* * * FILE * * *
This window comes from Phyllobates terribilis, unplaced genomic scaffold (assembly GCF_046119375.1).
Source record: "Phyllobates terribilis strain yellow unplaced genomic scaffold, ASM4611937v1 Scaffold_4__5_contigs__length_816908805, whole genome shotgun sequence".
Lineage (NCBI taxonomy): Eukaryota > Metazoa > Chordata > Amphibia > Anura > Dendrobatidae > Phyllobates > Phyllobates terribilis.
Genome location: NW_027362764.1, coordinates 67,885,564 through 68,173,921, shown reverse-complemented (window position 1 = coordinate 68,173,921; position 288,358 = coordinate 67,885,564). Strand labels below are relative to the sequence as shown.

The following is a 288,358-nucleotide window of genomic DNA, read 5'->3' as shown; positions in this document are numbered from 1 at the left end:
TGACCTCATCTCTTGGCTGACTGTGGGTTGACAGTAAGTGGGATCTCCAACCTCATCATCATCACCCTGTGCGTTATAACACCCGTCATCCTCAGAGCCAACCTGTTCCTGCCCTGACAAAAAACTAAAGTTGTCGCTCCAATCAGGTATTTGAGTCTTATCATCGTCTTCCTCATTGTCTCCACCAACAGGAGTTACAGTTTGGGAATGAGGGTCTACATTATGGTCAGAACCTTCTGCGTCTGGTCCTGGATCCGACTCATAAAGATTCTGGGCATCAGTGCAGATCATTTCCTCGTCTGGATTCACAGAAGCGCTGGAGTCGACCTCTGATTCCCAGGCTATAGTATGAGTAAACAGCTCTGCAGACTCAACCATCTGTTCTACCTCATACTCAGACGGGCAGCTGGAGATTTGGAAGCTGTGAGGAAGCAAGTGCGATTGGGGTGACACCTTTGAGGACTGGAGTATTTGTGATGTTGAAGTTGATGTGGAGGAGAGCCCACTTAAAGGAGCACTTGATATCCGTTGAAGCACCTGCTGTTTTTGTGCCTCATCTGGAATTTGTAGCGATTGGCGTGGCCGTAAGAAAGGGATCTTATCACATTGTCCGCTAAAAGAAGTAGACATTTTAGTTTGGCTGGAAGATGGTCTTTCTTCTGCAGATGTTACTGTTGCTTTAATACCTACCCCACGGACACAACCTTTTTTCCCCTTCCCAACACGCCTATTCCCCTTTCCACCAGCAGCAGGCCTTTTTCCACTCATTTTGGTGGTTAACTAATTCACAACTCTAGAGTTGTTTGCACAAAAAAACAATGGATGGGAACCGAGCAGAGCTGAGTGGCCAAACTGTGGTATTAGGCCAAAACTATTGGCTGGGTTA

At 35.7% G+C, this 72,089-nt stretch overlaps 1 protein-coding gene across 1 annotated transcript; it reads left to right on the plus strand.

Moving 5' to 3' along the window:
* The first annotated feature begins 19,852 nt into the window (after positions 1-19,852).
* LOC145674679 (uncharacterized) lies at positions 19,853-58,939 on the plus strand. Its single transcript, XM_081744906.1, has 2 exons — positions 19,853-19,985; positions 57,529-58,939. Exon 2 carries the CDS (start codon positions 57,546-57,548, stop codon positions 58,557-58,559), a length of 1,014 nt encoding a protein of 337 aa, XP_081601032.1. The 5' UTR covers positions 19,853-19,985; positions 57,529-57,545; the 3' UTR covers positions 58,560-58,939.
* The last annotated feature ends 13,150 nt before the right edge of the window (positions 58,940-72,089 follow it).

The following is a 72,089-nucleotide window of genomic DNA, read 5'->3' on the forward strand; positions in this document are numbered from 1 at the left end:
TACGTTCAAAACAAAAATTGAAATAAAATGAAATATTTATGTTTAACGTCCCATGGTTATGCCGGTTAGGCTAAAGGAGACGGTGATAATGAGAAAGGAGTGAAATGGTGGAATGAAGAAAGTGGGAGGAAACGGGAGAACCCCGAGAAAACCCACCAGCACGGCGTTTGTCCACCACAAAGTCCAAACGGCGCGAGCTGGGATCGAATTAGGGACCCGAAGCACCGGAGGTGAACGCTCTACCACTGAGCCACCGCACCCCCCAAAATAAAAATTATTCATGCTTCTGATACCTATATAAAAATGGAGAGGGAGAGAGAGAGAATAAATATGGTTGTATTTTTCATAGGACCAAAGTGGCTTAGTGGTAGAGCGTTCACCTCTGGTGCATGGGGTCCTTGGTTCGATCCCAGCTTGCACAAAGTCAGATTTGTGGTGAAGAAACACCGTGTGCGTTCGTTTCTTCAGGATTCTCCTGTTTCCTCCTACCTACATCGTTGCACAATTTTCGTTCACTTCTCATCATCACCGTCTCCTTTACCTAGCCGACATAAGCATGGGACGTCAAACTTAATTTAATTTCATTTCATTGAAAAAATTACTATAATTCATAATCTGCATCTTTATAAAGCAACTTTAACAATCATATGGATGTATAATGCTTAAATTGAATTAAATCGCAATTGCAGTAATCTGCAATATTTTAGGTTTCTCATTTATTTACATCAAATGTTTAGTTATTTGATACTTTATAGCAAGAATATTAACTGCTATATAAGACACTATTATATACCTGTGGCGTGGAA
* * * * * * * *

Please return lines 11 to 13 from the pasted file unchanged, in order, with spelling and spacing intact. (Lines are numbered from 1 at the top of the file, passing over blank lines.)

* The last annotated feature ends 13,150 nt before the right edge of the window (positions 58,940-72,089 follow it).

The following is a 72,089-nucleotide window of genomic DNA, read 5'->3' on the forward strand; positions in this document are numbered from 1 at the left end:
TACGTTCAAAACAAAAATTGAAATAAAATGAAATATTTATGTTTAACGTCCCATGGTTATGCCGGTTAGGCTAAAGGAGACGGTGATAATGAGAAAGGAGTGAAATGGTGGAATGAAGAAAGTGGGAGGAAACGGGAGAACCCCGAGAAAACCCACCAGCACGGCGTTTGTCCACCACAAAGTCCAAACGGCGCGAGCTGGGATCGAATTAGGGACCCGAAGCACCGGAGGTGAACGCTCTACCACTGAGCCACCGCACCCCCCAAAATAAAAATTATTCATGCTTCTGATACCTATATAAAAATGGAGAGGGAGAGAGAGAGAATAAATATGGTTGTATTTTTCATAGGACCAAAGTGGCTTAGTGGTAGAGCGTTCACCTCTGGTGCATGGGGTCCTTGGTTCGATCCCAGCTTGCACAAAGTCAGATTTGTGGTGAAGAAACACCGTGTGCGTTCGTTTCTTCAGGATTCTCCTGTTTCCTCCTACCTACATCGTTGCACAATTTTCGTTCACTTCTCATCATCACCGTCTCCTTTACCTAGCCGACATAAGCATGGGACGTCAAACTTAATTTAATTTCATTTCATTGAAAAAATTACTATAATTCATAATCTGCATCTTTATAAAGCAACTTTAACAATCATATGGATGTATAATGCTTAAATTGAATTAAATCGCAATTGCAGTAATCTGCAATATTTTAGGTTTCTCATTTATTTACATCAAATGTTTAGTTATTTGATACTTTATAGCAAGAATATTAACTGCTATATAAGACACTATTATATACCTGTGGCGTGGAA